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Thread Subject:
solve dot(x,y)<=z for x

Subject: solve dot(x,y)<=z for x

From: Oriole

Date: 19 Jan, 2009 16:22:01

Message: 1 of 7

Hello, Happy new year.

I would appreciate your advice...

Problem: solve dot(x,y)<=z for x, list all solutions

Input (knowns): z: a positive real number (scalar)
                         y: a n-d vector of positive numbers, sorted in ascending order

Output(unknowns) x : a n-d vector of non-negative integers

Basic idea of my solution: I lexicographically list out the candidates for solutions, while checking the condition "dot(x,y)<=z".

For example, z = 3.8, y =[1.213, 2.142, 3.112],

my code would be

y=[1.213, 2.142, 3.112];
z =3.8;
n= length(y); % dimension of input vector y
x= zeros(1,n); % solution vector x
X = []; % matrix storing all solution vectors x
flag =1;
while flag ==1
    X = [X; x];
    flag =0;
    for j= n:-1:1
        if dot (x (1:j), y(1:j))+ y(j) <= z
            x(j+1:n) =0;
            x(j) = x(j)+1;
            flag = 1;
            break
        end
    end
end
X % display the solution

It works quite fast, for moderate n and z. But since I tend to always use less efficient approach, I would like to hear your opinions about it.

Subject: solve dot(x,y)<=z for x

From: Gene

Date: 19 Jan, 2009 17:49:03

Message: 2 of 7

"Oriole " <oriole_ni@hotmail.com> wrote in message <gl29b9$6tb$1@fred.mathworks.com>...
> Hello, Happy new year.
>
> I would appreciate your advice...
>
> Problem: solve dot(x,y)<=z for x, list all solutions
>
> Input (knowns): z: a positive real number (scalar)
> y: a n-d vector of positive numbers, sorted in ascending order
>
> Output(unknowns) x : a n-d vector of non-negative integers
>
> Basic idea of my solution: I lexicographically list out the candidates for solutions, while checking the condition "dot(x,y)<=z".
>
> For example, z = 3.8, y =[1.213, 2.142, 3.112],
>
> my code would be
>
> y=[1.213, 2.142, 3.112];

Oriole:

I'm not sure I fully understand your problem, but the inequality dot(x, y) <= z will have infinitely many solutions. Matlab provides some tools for characterizing the the set of solutions.

First, consider the problem dot(x, y) = 0. Geometrically, this is a plane through the origin; all points on it are orthogonal (perpendicular) to the y vector (assumed nonzero).
> z =3.8;
> n= length(y); % dimension of input vector y
> x= zeros(1,n); % solution vector x
> X = []; % matrix storing all solution vectors x
> flag =1;
> while flag ==1
> X = [X; x];
> flag =0;
> for j= n:-1:1
> if dot (x (1:j), y(1:j))+ y(j) <= z
> x(j+1:n) =0;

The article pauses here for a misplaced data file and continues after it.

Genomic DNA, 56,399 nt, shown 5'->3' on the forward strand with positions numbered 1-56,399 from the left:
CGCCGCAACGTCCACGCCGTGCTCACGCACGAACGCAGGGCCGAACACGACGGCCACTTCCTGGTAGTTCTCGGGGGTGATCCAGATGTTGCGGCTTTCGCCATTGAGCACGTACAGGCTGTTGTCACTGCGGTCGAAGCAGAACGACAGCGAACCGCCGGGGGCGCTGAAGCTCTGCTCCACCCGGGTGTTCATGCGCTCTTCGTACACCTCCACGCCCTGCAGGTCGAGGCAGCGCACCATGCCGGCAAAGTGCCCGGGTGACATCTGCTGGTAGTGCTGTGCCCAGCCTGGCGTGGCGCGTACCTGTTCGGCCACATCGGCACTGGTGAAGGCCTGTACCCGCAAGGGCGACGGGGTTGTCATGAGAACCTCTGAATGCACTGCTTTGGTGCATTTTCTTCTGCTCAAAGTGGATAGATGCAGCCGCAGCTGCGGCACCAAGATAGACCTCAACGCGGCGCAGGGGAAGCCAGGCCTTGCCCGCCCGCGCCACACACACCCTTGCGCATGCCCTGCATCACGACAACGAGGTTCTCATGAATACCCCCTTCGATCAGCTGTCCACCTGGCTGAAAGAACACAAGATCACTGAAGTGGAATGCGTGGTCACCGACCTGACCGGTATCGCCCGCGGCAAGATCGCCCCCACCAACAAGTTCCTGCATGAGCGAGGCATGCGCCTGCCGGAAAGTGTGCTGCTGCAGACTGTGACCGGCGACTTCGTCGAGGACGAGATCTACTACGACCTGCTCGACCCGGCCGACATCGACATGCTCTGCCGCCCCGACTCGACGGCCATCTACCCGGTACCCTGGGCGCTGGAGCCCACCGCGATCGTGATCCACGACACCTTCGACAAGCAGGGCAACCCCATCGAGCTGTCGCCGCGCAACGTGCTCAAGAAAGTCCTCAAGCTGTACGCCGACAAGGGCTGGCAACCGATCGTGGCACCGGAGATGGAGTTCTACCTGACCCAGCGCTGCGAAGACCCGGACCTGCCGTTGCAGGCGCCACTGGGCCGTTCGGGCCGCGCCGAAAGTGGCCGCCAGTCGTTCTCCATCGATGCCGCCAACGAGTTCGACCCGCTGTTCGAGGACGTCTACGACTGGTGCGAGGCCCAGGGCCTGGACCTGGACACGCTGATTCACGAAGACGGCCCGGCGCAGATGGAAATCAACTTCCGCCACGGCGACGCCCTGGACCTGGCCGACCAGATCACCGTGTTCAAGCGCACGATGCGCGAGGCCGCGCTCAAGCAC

> x(j) = x(j)+1;
> flag = 1;
> break
> end
> end
> end
> X % display the solution
>
> It works quite fast, for moderate n and z. But since I tend to always use less efficient approach, I would like to hear your opinions about it.


Oriole:

I'm not sure I fully understand your problem, but the inequality dot(x, y) <= z will have infinitely many solutions. Matlab provides some tools for characterizing the set of solutions.

First, consider the problem dot(x, y) = 0. For nonzero y this is a plane through the origin; it is the set of vectors orthogonal to the vector y. If you think of the row vector y as the representation of a linear map from the x-space to the scalars then we want the null space of the map. Matlab provides the 'null' function. For the y vector in your posting
>> xx = null(y)

xx =

   -0.5398 -0.7843
    0.7768 -0.3243
   -0.3243 0.5289

Any vector formed as linear combination of these two columns will lead to a vector 'x' with dot(x, y) = 0.

To any such vector add beta*y where the scalar beta is <= z/dot(y,y). In Matlab-ese

x = xx(:,1)*alpha_1 + xx(:,2)*alpha_2 + beta*y

It may be helpful to draw a picture in two dimensions.

I hope this helps

e.m.cliff

Subject: Gene

From: Oriole

Date: 19 Jan, 2009 18:50:18

Message: 3 of 7

Thank you Gene,
The solution "x" is supposed to be a vector of integers and being non-negative, so there should be finite nunber of solutions....
Oriole

Subject: Gene

From: Bruno Luong

Date: 19 Jan, 2009 20:05:04

Message: 4 of 7

function x=solvedot(z, y, head)

n = length(y);
x = (0:floor(z/y(1))).';
if n>1
    % recursive call
    z = z-y(1).*x;
    y = y(2:end);
    x = cell2mat(arrayfun(@(z,x) solvedot(z, y, x), z, x, ...
                 'UniformOutput', false));
end

if nargin>=3 % add a head column
    x = [head+zeros(size(x,1),1) x];
end

end % solvedot

% Command line
 x=solvedot(3.8, [1.213, 2.142, 3.112])

% Bruno

% Bruno

Subject: Gene

From: Matt Fig

Date: 19 Jan, 2009 20:40:18

Message: 5 of 7

I don't necessarily think this is more efficient, but here is a vectorized approach.

function X = solvedott(z,y)
lngth = length(y);
X = repmat({0:max(floor(z./y(y~=0)))},1,lngth) ;
[X{1:lngth}] = ndgrid(X{:});
X = fliplr(reshape(cat(lngth+1,X{:}),[],lngth)) ;
Y = y(ones(1,size(X,1)),1:lngth);
X = X(sum(X.*Y,2)<=z,:);





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Subject: Gene

From: Bruno Luong

Date: 19 Jan, 2009 21:04:02

Message: 6 of 7

% Brute force
function X=solvedottt(z, y)
n=length(y);
p = cellfun(@(c) (0:c), num2cell(z./y), 'UniformOutput', false);
[p{:}] = ndgrid(p{:});
X=cat(n+1,p{:});
X=reshape(X,[],n);
Xy=X*y(:);
X(Xy>z,:)=[];
end

% Bruno

Subject: Bruno, Matt

From: Oriole

Date: 19 Jan, 2009 22:34:01

Message: 7 of 7

Thank you very much, Bruno and Matt, I will try on your suggestions. Matt, I asked you a question in a old post of mine, would you please have a look at it.

find vector r<=p (p: a given vector)
http://www.mathworks.com/matlabcentral/newsreader/view_thread/238871

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